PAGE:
Chinese President Xi Jinping packs Politburo Standing Committee, or the PBCS, of the Chinese Communist Party with ‘friends’. Outgoing premier Li Keqiang and former vice premier Wang Yang move out of the 20th Central Committee, marking an ouster of the ‘youth league faction’. Xi was hailed as “People’s Leader”, further elevating his status. China’s total trade surplus with India surpasses $1 trillion. Minister of External Affairs S. Jaishankar lays out the pieces of India’s China policy at a think tank event. British pilots helped train People’s Liberation Army personnel in China. Chinascope brings you stories from the 20th Party Congress held in Beijing and other major events that happened around the world this week.
China over the week
At noon Beijing time Sunday, seven men walked into an auditorium packed with Chinese and international journalists. These men, including General Secretary Xi Jinping, are on the next PBSC, the top decision-making body in China.
After months of speculation, we have learned that Xi has packed the PBSC with friends and allies. Besides Xi, Li Qiang, Zhao Leji, Wang Huning, Cai Qi, Ding Xuexiang, and Li Xi are the other members. Li Qiang, slated to be the next premier of China, has been elevated from the role of Shanghai party secretary to the number two position. The elevation is a break from tradition as he hasn’t served as the vice premier before being nominated for the post of premier.
Even more surprising was the complete ouster of two moderate candidates – Wang Yang and Hu Chunhua – from the nominations. Wang is now likely to retire as he isn’t included on the Central Committee, and Hu Chunhua hasn’t even been included in the next Politburo. Li Keqiang is set to retire as well. With the ouster of these three personalities from the top echelon of power, the tuan pai, or the communist league faction, have been completely sidelined.
Besides the PBSC, a new 24-member Politburo was announced on Sunday. There are a few immediate implications for India.
Two individuals on the new Politburo have a history of dealing with India, directly or indirectly. Wang Yi, the State Councillor and foreign minister, will now sit on the new Politburo and replace Yang Jiechi as the next director of the Central Foreign Affairs Commission. Wang Yi has been at the forefront of negotiations over the current India-China standoff in Ladakh.
Another individual, He Weidong, previously the commander of the Eastern Theatre Command, is set to join the Politburo and become the vice chairman of the Central Military Commission. He Weidong has, in the past, served as the commander of the Western Theatre Command Ground Force from July 2016 till December 2019. He was in command during the 2017 Doklam standoff and would have overseen China’s military deployment before the June 2020 Eastern Ladakh conflict.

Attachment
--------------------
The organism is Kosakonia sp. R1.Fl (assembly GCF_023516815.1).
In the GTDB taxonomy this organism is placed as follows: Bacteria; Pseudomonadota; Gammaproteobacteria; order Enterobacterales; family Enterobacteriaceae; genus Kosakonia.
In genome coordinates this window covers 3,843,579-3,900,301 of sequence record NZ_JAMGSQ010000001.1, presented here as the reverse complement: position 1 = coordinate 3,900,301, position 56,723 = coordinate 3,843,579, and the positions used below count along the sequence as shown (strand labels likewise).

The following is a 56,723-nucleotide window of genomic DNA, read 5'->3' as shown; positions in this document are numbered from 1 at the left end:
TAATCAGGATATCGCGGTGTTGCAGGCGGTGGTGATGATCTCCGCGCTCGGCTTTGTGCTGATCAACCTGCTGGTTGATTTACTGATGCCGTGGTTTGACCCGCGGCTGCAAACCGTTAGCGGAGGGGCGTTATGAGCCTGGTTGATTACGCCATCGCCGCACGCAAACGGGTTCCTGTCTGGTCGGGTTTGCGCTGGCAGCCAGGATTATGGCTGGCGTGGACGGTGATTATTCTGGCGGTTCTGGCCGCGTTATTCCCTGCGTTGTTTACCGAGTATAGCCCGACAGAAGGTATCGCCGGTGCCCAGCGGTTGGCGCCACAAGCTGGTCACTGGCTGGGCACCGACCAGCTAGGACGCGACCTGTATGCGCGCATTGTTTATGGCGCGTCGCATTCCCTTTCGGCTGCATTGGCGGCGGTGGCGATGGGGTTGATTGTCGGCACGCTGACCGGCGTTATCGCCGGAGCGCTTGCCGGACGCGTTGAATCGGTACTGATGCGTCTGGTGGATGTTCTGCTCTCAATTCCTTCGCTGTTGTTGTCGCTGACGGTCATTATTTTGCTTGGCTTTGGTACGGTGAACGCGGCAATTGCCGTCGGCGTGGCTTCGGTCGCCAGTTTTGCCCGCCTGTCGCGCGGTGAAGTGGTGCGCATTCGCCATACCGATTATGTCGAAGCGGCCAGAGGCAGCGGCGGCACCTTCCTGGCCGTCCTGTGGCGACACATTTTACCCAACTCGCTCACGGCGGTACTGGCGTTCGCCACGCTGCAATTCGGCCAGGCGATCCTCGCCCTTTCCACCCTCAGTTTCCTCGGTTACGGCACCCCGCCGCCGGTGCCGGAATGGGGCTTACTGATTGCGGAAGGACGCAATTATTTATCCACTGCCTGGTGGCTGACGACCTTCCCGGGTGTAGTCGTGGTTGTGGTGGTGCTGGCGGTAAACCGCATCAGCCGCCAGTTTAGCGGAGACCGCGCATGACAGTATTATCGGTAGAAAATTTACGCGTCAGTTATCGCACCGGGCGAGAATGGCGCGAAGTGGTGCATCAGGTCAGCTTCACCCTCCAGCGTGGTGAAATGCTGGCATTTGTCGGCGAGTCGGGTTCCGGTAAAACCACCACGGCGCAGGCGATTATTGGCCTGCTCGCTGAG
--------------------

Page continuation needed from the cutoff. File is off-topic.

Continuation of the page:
In the coming weeks, we will try to make more sense of the new leadership line-up.
As dust settles on Xi’s speech at the 20th Party Congress’ opening session, people are trying to interpret his words. While the text of the speech is important, we need to scrutinise its context as well. Xi’s speech can be classified as zhengzhi baogao (a political report) instead of guongzuo baogao (work report), wrote journalist David Bandurski in China Media Project.
The report, with its political substance, sought to set the broad tones of the CCP’s agenda for the next five years instead of a work report with bureaucratic undertones.
Taking another step to get close to Mao Zedong’s legacy, Xi was described as “People’s Leader” by Tian Peiyan, deputy director of the party’s Policy Research Office, during a press conference. “Such figures can organise people and turn the people’s shared aspirations into reality. General Secretary Xi Jinping is the outstanding figure of our era and the people’s leader,” said Peiyan. It is a lingxiu title first used in 2017 during the 19th Party Congress for Xi. But now, the Chinese President may officially secure it, further elevating his status in the party constitution.
In the past, only Mao and his successor Hua Guofeng have held the title as “Great Leader” and “Wise Leader”, respectively. If the title gets enshrined in the expected amendment to the Chinese constitution, Xi’s status will be elevated not just within the CCP but also in the entire history of the People’s Republic of China.
The title may become one of the precedents, among others, for Xi to rule China for years to come, according to experts.
Another interesting aspect of Xi’s report was the reference to the “regulation of wealth”, which gives some clarity about the direction of “common prosperity” campaign noted in the speech.
The “regulation of wealth” signals that Beijing may take a more interventionist approach to economic management by promoting the State-owned enterprise model and enforcing tighter controls on private enterprises that are already under attack.
Although Beijing may not exactly go after private entrepreneurs in the current economic climate, Xi’s speech signals a slow movement towards the end of the gilded age of unlimited accumulated wealth.
Ye Fan and Wang Runmeng, analysts at Southwest Securities, believe that Beijing may target property wealth and use taxes to adjust wealth distribution.